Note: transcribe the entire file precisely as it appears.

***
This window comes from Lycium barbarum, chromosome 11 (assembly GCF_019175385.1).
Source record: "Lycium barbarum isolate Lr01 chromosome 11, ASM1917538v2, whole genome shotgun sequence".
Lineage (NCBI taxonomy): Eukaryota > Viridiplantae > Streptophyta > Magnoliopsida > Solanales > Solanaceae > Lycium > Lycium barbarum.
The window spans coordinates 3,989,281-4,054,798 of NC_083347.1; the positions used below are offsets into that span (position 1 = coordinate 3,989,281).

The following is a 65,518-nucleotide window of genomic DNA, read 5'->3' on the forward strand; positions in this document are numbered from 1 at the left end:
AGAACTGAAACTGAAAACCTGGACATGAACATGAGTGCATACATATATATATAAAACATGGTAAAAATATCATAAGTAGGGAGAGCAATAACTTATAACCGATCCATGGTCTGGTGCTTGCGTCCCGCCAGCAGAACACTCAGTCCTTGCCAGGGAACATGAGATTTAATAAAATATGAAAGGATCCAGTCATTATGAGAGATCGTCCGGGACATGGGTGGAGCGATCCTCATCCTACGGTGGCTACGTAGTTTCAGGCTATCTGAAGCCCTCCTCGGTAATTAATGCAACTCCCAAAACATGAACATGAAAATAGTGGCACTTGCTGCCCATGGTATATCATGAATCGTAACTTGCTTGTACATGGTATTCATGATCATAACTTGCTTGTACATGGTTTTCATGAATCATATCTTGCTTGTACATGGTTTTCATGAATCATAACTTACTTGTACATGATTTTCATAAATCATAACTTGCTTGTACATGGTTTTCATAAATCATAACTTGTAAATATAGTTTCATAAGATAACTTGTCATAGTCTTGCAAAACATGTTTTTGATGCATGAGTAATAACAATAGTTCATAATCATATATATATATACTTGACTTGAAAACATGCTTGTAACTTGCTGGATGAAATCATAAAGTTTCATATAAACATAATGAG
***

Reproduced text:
This window comes from Lycium barbarum, chromosome 11 (assembly GCF_019175385.1).
Source record: "Lycium barbarum isolate Lr01 chromosome 11, ASM1917538v2, whole genome shotgun sequence".
Lineage (NCBI taxonomy): Eukaryota > Viridiplantae > Streptophyta > Magnoliopsida > Solanales > Solanaceae > Lycium > Lycium barbarum.
The window spans coordinates 3,989,281-4,054,798 of NC_083347.1; the positions used below are offsets into that span (position 1 = coordinate 3,989,281).

The following is a 65,518-nucleotide window of genomic DNA, read 5'->3' on the forward strand; positions in this document are numbered from 1 at the left end:
AGAACTGAAACTGAAAACCTGGACATGAACATGAGTGCATACATATATATATAAAACATGGTAAAAATATCATAAGTAGGGAGAGCAATAACTTATAACCGATCCATGGTCTGGTGCTTGCGTCCCGCCAGCAGAACACTCAGTCCTTGCCAGGGAACATGAGATTTAATAAAATATGAAAGGATCCAGTCATTATGAGAGATCGTCCGGGACATGGGTGGAGCGATCCTCATCCTACGGTGGCTACGTAGTTTCAGGCTATCTGAAGCCCTCCTCGGTAATTAATGCAACTCCCAAAACATGAACATGAAAATAGTGGCACTTGCTGCCCATGGTATATCATGAATCGTAACTTGCTTGTACATGGTATTCATGATCATAACTTGCTTGTACATGGTTTTCATGAATCATATCTTGCTTGTACATGGTTTTCATGAATCATAACTTACTTGTACATGATTTTCATAAATCATAACTTGCTTGTACATGGTTTTCATAAATCATAACTTGTAAATATAGTTTCATAAGATAACTTGTCATAGTCTTGCAAAACATGTTTTTGATGCATGAGTAATAACAATAGTTCATAATCATATATATATATACTTGACTTGAAAACATGCTTGTAACTTGCTGGATGAAATCATAAAGTTTCATATAAACATAATGAG